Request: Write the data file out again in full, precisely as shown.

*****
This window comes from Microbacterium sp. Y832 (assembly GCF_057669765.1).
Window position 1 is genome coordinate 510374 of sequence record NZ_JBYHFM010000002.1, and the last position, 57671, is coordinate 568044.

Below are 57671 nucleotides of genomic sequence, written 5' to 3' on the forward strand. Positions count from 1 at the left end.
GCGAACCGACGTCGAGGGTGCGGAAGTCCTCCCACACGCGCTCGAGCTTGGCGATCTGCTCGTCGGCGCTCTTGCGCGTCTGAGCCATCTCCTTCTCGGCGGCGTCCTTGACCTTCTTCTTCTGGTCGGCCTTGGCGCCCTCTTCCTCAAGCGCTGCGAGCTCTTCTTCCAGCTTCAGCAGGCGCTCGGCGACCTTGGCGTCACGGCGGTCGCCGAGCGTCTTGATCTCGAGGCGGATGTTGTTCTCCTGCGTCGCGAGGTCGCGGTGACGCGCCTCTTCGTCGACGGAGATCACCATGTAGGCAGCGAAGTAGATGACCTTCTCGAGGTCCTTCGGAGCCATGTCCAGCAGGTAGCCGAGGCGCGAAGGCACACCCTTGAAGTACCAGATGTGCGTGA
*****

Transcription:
This window comes from Microbacterium sp. Y832 (assembly GCF_057669765.1).
Window position 1 is genome coordinate 510374 of sequence record NZ_JBYHFM010000002.1, and the last position, 57671, is coordinate 568044.

Below are 57671 nucleotides of genomic sequence, written 5' to 3' on the forward strand. Positions count from 1 at the left end.
GCGAACCGACGTCGAGGGTGCGGAAGTCCTCCCACACGCGCTCGAGCTTGGCGATCTGCTCGTCGGCGCTCTTGCGCGTCTGAGCCATCTCCTTCTCGGCGGCGTCCTTGACCTTCTTCTTCTGGTCGGCCTTGGCGCCCTCTTCCTCAAGCGCTGCGAGCTCTTCTTCCAGCTTCAGCAGGCGCTCGGCGACCTTGGCGTCACGGCGGTCGCCGAGCGTCTTGATCTCGAGGCGGATGTTGTTCTCCTGCGTCGCGAGGTCGCGGTGACGCGCCTCTTCGTCGACGGAGATCACCATGTAGGCAGCGAAGTAGATGACCTTCTCGAGGTCCTTCGGAGCCATGTCCAGCAGGTAGCCGAGGCGCGAAGGCACACCCTTGAAGTACCAGATGTGCGTGA